Allergic conjunctivitis is a condition that results when the conjunctiva is exposed to an allergan. This condition typically occurs in both eyes and the hallmark signs are itching and redness.
Signs and Symptoms
Some of the signs of allergic conjunctivitis include:
- Rubbing of the eyelids makes the itching more pronounced
- Swelling of the conjunctiva or eyelids
Allergic conjunctivitis can look very similar to toxic conjunctivitis, however it does not respond to the ocular medications used to treat other types of conjunctivitis.
What causes allergic conjunctivitis?
This allergic response is an overreaction of the body's immune system to foreign substances known as immunogens or allergens. This response can either be innate or acquired. The key component of the ocular allergic response is the mast cell. When mast cells interact with specific allergens they open like a lock being opened by a key--this is known as degranulation--discharging chemical mediators into the surrounding tissues. The primary chemical mediators include histamine, neutral proteases, and arachidonic acid.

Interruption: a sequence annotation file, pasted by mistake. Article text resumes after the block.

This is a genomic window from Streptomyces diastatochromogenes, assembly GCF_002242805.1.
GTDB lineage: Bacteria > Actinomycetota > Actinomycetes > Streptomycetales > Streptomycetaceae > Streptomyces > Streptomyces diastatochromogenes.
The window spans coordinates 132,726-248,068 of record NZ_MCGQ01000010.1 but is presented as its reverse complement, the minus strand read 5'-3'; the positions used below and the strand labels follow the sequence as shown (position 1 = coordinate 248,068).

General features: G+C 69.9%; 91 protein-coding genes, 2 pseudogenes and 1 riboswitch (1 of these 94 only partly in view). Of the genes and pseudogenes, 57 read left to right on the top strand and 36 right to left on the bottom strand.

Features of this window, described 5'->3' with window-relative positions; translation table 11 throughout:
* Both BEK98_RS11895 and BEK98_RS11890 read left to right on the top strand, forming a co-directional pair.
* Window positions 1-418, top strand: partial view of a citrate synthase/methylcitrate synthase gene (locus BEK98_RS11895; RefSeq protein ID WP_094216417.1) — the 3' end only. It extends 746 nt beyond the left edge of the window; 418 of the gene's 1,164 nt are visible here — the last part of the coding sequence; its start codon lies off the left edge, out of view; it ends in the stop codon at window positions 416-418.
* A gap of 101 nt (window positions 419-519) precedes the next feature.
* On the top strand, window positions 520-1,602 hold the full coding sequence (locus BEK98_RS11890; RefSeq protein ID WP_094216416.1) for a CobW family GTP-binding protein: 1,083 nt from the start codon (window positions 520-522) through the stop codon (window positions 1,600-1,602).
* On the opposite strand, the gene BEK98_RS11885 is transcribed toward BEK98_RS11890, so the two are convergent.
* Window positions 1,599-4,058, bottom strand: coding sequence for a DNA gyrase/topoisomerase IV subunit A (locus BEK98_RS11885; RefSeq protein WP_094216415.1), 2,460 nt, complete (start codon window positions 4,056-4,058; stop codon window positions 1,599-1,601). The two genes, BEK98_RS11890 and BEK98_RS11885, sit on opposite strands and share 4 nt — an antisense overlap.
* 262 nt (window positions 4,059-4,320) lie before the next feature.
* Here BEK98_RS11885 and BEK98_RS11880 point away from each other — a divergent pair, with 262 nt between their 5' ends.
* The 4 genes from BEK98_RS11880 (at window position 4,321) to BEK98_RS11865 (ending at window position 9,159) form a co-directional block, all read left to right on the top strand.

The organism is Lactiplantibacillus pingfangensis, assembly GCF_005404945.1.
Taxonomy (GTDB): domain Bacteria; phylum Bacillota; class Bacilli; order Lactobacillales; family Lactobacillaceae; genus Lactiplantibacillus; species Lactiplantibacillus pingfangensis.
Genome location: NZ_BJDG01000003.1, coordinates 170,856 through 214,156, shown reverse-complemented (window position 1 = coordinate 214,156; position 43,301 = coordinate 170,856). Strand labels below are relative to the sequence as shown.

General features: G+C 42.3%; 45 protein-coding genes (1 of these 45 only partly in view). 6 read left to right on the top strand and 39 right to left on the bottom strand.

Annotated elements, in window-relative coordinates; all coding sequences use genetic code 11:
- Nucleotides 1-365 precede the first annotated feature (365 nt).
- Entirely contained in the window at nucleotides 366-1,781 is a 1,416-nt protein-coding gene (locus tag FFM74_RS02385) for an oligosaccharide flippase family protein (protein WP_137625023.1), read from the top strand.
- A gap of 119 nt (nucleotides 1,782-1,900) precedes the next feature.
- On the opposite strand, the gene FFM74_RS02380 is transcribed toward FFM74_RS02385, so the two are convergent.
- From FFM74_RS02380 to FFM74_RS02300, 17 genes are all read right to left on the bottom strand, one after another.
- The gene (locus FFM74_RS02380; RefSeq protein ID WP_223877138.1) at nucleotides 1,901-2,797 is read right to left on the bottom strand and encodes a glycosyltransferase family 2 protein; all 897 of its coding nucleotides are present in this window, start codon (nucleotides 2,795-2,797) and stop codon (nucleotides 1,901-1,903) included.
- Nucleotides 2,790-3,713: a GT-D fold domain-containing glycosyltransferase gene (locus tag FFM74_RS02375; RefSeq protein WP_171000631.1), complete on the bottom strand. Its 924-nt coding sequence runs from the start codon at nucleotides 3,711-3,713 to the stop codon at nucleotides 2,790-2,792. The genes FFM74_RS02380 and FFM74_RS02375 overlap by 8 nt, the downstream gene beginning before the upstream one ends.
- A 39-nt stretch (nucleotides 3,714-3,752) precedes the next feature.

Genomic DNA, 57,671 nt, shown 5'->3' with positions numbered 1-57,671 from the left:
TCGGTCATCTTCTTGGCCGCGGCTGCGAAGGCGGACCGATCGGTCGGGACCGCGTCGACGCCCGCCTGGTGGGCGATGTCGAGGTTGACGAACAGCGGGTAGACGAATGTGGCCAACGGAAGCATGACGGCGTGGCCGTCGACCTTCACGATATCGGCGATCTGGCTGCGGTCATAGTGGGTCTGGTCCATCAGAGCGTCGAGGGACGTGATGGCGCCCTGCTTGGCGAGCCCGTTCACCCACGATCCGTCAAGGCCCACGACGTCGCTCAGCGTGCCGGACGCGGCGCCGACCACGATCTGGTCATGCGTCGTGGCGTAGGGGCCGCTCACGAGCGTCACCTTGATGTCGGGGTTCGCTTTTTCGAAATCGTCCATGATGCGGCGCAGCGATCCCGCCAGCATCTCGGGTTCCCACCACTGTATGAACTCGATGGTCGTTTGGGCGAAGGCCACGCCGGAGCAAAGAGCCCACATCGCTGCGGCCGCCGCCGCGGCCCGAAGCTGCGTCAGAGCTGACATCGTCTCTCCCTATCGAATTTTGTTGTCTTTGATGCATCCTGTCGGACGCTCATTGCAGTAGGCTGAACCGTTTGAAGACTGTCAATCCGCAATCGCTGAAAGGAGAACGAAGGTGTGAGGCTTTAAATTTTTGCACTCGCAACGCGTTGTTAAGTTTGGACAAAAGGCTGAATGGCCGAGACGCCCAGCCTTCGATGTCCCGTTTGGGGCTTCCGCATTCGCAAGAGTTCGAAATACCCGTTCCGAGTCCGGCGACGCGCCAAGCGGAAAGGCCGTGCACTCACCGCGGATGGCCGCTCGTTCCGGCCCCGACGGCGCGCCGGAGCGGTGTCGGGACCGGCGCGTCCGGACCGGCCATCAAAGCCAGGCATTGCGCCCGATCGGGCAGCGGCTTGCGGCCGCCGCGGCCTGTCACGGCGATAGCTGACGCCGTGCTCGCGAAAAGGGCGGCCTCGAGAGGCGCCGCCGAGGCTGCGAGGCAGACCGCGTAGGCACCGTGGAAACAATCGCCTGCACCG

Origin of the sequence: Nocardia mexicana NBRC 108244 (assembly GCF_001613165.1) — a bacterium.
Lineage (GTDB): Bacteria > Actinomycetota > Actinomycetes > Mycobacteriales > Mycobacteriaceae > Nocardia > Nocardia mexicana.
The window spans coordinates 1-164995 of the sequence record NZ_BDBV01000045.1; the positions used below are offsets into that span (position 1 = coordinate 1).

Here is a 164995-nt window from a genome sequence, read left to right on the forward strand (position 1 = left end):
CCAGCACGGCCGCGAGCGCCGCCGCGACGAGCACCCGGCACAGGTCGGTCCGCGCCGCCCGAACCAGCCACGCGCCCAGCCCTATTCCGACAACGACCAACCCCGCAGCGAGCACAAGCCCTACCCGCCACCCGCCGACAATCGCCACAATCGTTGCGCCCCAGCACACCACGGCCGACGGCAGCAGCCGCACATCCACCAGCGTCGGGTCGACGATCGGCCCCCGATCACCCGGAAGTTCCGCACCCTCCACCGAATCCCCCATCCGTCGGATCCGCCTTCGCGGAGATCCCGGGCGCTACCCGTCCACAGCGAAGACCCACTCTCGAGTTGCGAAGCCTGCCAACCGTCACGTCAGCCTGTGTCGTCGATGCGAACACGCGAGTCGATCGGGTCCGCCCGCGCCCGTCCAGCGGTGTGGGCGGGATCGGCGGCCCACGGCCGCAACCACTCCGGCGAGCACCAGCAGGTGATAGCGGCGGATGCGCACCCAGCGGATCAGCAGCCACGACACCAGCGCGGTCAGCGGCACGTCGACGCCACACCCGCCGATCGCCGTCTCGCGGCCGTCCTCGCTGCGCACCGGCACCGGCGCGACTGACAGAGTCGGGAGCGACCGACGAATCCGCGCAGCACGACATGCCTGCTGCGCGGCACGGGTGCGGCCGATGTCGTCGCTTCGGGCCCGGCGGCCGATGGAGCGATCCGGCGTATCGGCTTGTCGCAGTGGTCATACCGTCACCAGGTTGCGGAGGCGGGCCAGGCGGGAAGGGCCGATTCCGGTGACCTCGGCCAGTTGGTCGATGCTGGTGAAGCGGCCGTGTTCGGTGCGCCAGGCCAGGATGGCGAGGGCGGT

Can it be treated?
Because there are many levels of ocular allergic reactions, management is primarily aimed at reducing symptoms. The most effective treatment for allergic conjunctivitis is to eliminate the potentially offending allergen, although this is not usually possible. Cold compresses, artificial tears and ointments soothe, lubricate and wash away or dilute the antigens on an as-needed basis. The topical antihistamines and oral antihistamines are also excellent therapies. Mast-cell stabilizers inhibit release of the histamine, but will take longer to relieve symptoms.
Our doctors will evaluate the severity of your allergic conjunctivitis and develop a treatment plan to relieve your itching red eyes.